False confessions occur too frequently in the criminal-justice system, and individuals with diminished mental capacity are particularly vulnerable to techniques that police use during interrogations, said panel members at the American Academy of Psychiatry and the Law meeting in Montreal in October.
A study of the Innocence Project’s database found that 40 of the 250 cases assessed involved false confessions by the accused, said Gregory DeClue, Ph.D., a forensic psychologist in Sarasota, Fla. “Of those, 95 percent gave detailed confession statements about the crimes,” said DeClue. “The only plausible source of that inside information was the police, during the interrogation.”
Mentally ill people are vulnerable to police interrogation techniques, Gregory DeClue, Ph.D., and Veronica Hinton, Ph.D., tell forensic psychiatrists.
Police divide questioning of subjects into two groups, said panelist Peter Dell, M.D., a forensic psychiatrist in private practice in Santa Monica, Calif. In an “interview,” the person is not presumed guilty by the police. An “interrogation” implies that the police believe the person is in fact guilty, and the goal is thus to get a confession.
“We don’t interrogate innocent people,” one officer told Dell.
In the United States, several manipulative techniques are permissible in interrogations, he said.
“It’s OK to lie, to give the suspect false evidence, or to suggest that phony ‘test’ results have proven guilt,” he said. “Only physical intimidation and use of force are illegal.”
Many groups are especially vulnerable to police influence during an interrogation, said DeClue: young people and individuals with cognitive deficits, poor education, memory problems, language barriers, and some medical conditions.
Also, people with psychosis, anxiety, depression, or substance intoxication or withdrawal are especially vulnerable, he stated.
Yet another group could be drawn from almost every segment of society, said Dell—namely, those lacking experience with the criminal-justice system. “There’s a false perception that we live in a just world and that our innocence is visible,” said Dell. “That is not true.”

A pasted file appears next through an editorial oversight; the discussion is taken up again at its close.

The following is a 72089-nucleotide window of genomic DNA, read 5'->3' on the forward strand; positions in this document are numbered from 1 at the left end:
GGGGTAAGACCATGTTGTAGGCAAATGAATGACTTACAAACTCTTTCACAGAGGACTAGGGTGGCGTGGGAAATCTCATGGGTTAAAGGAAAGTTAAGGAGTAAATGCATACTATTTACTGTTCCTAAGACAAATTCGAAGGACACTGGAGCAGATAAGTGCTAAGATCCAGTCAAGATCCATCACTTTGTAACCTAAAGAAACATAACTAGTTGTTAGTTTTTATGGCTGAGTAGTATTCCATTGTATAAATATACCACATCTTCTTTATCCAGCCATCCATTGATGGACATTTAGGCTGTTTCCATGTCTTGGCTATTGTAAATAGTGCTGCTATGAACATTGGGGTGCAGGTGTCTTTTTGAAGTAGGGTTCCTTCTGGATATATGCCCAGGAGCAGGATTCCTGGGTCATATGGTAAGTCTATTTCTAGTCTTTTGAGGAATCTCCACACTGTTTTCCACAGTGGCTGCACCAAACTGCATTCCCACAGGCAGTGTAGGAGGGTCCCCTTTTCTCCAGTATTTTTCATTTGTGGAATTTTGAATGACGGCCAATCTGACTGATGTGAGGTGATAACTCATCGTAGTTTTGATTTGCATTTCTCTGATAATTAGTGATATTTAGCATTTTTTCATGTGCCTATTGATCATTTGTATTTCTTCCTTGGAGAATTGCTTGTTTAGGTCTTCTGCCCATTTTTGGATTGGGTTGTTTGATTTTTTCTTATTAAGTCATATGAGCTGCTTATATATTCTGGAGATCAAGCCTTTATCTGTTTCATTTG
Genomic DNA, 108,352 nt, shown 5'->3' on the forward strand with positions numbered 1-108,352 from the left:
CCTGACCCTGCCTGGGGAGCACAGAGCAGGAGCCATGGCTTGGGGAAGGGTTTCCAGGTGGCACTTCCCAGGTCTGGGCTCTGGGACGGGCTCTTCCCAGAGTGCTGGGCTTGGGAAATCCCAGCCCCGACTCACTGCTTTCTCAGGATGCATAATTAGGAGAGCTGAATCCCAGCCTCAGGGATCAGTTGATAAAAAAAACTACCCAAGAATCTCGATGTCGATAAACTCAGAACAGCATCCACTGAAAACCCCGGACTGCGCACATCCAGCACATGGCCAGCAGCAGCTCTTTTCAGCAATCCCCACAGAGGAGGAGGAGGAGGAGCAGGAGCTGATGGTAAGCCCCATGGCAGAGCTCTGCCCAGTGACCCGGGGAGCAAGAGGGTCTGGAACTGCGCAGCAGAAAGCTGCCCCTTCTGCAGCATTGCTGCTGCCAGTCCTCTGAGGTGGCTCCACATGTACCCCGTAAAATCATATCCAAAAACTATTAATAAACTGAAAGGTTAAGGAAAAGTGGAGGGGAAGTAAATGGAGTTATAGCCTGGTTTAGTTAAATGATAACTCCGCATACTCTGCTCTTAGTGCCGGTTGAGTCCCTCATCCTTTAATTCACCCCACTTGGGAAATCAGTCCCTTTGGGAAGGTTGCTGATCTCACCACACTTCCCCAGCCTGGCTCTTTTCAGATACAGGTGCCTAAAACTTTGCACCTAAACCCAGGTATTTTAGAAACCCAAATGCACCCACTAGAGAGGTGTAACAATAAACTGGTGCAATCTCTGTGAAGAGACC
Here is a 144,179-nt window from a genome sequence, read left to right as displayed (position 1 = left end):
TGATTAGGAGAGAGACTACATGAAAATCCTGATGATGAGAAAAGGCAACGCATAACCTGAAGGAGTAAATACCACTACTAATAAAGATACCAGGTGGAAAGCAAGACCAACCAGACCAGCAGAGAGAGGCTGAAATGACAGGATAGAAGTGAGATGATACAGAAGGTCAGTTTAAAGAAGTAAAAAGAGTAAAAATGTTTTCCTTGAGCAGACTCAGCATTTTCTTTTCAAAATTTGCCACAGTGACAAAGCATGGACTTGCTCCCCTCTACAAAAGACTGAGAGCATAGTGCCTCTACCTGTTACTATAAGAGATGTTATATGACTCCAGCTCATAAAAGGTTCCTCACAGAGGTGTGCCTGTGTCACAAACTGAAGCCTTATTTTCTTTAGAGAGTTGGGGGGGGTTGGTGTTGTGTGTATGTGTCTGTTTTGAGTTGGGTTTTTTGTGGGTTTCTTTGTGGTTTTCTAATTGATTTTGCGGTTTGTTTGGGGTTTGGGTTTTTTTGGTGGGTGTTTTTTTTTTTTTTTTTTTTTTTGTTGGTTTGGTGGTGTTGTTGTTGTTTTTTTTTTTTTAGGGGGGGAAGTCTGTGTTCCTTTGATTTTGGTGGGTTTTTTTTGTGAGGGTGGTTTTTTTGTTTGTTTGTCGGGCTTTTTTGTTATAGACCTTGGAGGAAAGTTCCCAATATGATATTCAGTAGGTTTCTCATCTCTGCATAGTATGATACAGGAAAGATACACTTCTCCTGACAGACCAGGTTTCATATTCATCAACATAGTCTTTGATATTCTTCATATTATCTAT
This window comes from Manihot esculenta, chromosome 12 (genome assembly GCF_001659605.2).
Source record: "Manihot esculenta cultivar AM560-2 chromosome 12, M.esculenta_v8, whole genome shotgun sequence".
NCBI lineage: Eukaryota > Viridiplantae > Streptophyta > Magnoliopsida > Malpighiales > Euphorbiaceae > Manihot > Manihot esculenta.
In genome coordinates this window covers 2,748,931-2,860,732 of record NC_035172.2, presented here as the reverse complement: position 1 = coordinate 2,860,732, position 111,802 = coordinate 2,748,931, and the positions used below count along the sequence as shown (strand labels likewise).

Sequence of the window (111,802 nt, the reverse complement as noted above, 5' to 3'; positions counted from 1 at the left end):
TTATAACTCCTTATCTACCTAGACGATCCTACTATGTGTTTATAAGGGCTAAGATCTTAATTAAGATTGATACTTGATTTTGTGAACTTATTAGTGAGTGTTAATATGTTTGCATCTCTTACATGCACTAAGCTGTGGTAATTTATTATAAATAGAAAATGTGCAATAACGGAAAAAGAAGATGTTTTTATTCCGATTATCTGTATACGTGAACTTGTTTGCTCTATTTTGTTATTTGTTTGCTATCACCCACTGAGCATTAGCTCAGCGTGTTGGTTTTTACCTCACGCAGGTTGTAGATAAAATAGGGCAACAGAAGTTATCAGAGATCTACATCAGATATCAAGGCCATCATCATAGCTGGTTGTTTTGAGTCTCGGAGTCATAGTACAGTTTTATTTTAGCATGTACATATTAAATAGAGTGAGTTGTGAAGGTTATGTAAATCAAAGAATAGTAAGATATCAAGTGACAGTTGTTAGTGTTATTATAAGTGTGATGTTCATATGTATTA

Dell surveyed seven police departments around the country, asking detectives and their supervisors about interrogation techniques and attitudes toward mental illness.
“With one exception, there were no significant differences between the interrogation techniques they used with persons with mental illness and those without mental illness,” he said. With mentally ill suspects, police less frequently implied or pretended to have independent evidence of guilt than they did with other suspects.
The survey respondents estimated on average that about 9 percent of people they had interrogated over the years had a mental illness. They indicated a desire for more social distance from people with mental illness, but they also asked for more training in how to identify and deal with such individuals when they encounter them in their work.
U.S. and Canadian police forces use similar interrogation techniques, but a different model is in use in the United Kingdom, said panelist Veronica Stinson, Ph.D., a professor of psychology at Saint Mary’s University in Halifax, Nova Scotia.
There, officers use a structured interviewing process for investigations, one that depends more on fact finding, not confrontation, said Hinton. There is an emphasis on fairness, accountability, truth, and openness. All interviews are recorded.
“The goal is to find out what happened,” she said. “There’s no deception about evidence, and special consideration is given to vulnerable populations.” For instance, in the United Kingdom an adult can accompany a juvenile during the interview.
Also, as information is collected, it is not released to the suspect or the public to avoid the sort of contamination that figured in the false confessions of the kind identified by the Innocence Project in its study.
Police in the United Kingdom seem to be complying with this standard, but their North American counterparts are unlikely to adopt it, said Hinton.
Future research into issues surrounding false confessions would benefit from more knowledge about how well police recognize markers of mental illness in suspects and the extent to which they adapt their interrogation strategies when they think a suspect has an intellectual deficiency or mental illness.
“Mental health professionals and academics should work together to provide police with better tools for identifying vulnerabilities,” Hinton stated. ■